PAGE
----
Although I don't usually use Wikipedia as a reference, there is a table that lists East Indiamen, Nationality and sizes on link
Most are of course British, but it includes French, Dutch, Batavian, and Swedish ships. I do believe the East Indiamen were all pretty large for merchant vessels. Wiki says between 1100 and 1400 tons. I seem to recall reading about one that was built in India that was over 1700 tons. The French EIC built some in India too. As for whether they were all of similar design, I can't say. Size yes.

This is an interesting link to a Sweedish EIC replica ship: link

Here is a link to the official catalog of British EIC ships: link


devsdoc29 Jun 2013 5:37 p.m. PST

Hi Vol,
Lots of browns, Vol. Lots of brown.
Thanks for the information.
Be safe

whitejamest30 Jun 2013 8:02 a.m. PST

Vol, thanks for the links, it's good to know that it's probably not unreasonable for this model to represent an indiaman from a variety of nations, as a scenario will determine.

The Gotheborg is a great looking ship!

Red Line Inactive Member23 Aug 2014 3:15 p.m. PST

Felt I had to correct a few points here…

Classes of Indiamen;
1200 ton ‘China Ships' –38 guns (18Lb) resemble a 64 gun 3rd rate, 16 ships.
800 ton ‘Classic' –32 guns (18Lb) resemble a 50 gun 4th rate, 25-33 ships.
500/600 ton ‘Extras ~16 12Lb cannonades, resemble a 32 gun frigate, 31-39 ships.
~600 ton Bombay ‘country ship' 6-16 guns, (6/12 Lb) carry cotton, 29 ships.
~400 ton Calcutta ‘country ship' 18 guns (match Dutch sloop) rice to Madras, or Opium to Canton 77 ships.

Reaction to ‘Suspicious Sail';
Turn towards the sail and hoist as much canvas as possible, then beat to quarters.
This presents a large rapidly approaching vessel, near indistinguishable from a SoL. The broadside can't be seen from the potential enemy and they must therefore choose to engage or retreat without being able to count the guns first. This usually results in the enemy fleeing over the horizon.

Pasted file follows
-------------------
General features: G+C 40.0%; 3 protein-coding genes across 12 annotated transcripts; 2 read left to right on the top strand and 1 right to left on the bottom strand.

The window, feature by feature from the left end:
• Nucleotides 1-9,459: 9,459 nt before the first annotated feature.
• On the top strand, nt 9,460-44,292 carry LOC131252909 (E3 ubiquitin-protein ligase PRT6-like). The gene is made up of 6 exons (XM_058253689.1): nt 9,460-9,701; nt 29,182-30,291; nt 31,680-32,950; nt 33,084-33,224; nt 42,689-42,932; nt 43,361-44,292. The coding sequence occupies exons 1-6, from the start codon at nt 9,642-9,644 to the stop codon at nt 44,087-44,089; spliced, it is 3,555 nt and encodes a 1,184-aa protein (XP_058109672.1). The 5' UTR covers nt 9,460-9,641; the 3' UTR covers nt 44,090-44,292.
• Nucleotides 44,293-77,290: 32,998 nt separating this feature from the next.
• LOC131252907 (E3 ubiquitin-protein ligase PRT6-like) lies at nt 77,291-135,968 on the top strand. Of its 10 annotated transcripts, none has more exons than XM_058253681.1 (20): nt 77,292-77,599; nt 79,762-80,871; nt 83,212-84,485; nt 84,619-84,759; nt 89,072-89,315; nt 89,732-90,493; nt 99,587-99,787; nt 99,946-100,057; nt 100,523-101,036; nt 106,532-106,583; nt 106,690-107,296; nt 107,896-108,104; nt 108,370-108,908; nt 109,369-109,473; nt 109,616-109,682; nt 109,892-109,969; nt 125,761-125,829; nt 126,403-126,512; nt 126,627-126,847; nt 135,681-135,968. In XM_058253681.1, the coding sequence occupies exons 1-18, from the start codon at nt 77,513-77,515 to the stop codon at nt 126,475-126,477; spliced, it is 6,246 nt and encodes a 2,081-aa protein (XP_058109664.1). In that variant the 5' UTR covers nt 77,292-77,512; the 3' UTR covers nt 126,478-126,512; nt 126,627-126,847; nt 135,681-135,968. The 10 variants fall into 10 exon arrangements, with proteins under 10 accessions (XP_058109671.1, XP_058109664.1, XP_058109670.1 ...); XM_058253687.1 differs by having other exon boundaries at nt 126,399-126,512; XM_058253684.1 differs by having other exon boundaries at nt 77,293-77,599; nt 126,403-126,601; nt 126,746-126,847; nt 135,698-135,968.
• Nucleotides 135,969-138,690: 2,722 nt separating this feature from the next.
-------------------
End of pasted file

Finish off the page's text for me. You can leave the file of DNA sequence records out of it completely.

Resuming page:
The vessel shown here would appear to be an 800 ton, at first glance.
Langton do a Large Merchant which closely resembles the Gothenberg, though for an English 1200 ton Indiaman I'd go for the 64-gun ex-Indiaman in the British hulls.
Langtons Medium merchant is a good match for the 32 gun frigate so is likely the 500 ton class.

Blutarski23 Aug 2014 6:32 p.m. PST

The larger EIC ships were taken into RN service from time to time, as occasion demanded. Being about 1400 tons burthen and built with two gun decks, they were typically armed as 64 gun ships. Hughes commanded at least one in the Coromandel campaign and Duncan had one or more in his squadron at Camperdown.

Oh … BTW … just a superb piece of modeling. Far too nice to trust to ham-fisted, half-drunk gamers.


Volunteer Fezian Inactive Member23 Aug 2014 8:48 p.m. PST

Thank you Red Line, great information.

James, it is good that this one is bumped to the top again. She is gorgeous.

ModelJShip Supporting Member of TMP24 Aug 2014 3:10 a.m. PST

A small masterpiece !!!
whitejamest, I love it really … a choice of great colors and perfect stringing …
Congratulations !!!

Red Line Inactive Member24 Aug 2014 11:09 a.m. PST

"So a ship such as this one would not be just a warship, but carry merchant cargo as well? I was wondering about the fact that the ship has a continuous upper deck, rather than open beams in the waist over the lower gun deck – perhaps that is a related issue. Thanks also for the link to the flags, I appreciate it."

Indiamen by the Napoleonic period were being built to a 'flush-deck' design this makes them less likely to founder in a storm as water simply rolls off the deck instead of getting trapped in the waist.
The Flush-Decked hull and lack of tumblehome were derived from the Calcutta rice ships, via Mr. G. Snodgrass.
Usually only the upper deck would have guns, the lower deck when laden with cargo would be too low for the guns to be run out, and would in any case be buried in the cargo stored on that deck. As such the lower ports on Indiamen are fake and intended to deceive and intimidate.

whitejamest25 Aug 2014 7:48 p.m. PST

Thanks for the new compliments and the information guys. Red Line, I didn't realize that about lower gun ports on Indiamen. That would be a fun thing to tell only one player about…

Volunteer Fezian Inactive Member02 Sep 2014 5:47 p.m. PST


In regards to your Bonhomme Richard post, imagine your East Indiaman above painted like an early American frigate.


Red Line Inactive Member06 Sep 2014 7:46 a.m. PST

If looking for single ship actions involving Indiamen;
The Caroline vs. remnants of the 3rd Fleet in May 1809 provides one template, the 3 Indiamen were all 800 tonners, badly overloaded with saltpetre and undermanned due to RN impressment at Madras. link
Most of Marine Nationale were more timid than this though which gives a large number of 'what-if' scenarios.
French privateers were more dangerous, usually sailing 20 gun corvettes.

There is also the practice of spice smuggling as the Dutch fleet protected the VOCs monopoly of the spice trade vigourously. The smuggler was usually a Calcutta Country Ship of ~400 tons, mounting 18/20 guns, flush decked with a supply of muskets and grenadoes in the fighting tops. In addition to the Lascar crew she would carry 1 havildar (sgt) 2 naiks (cpl) and 20 sepoys (soldiers) with the expected opponent being a Dutch sloop of 18 guns.

Also someone mentioned an action in a Jack Aubery novel, the basis of that is the capture of the Lord Nelson;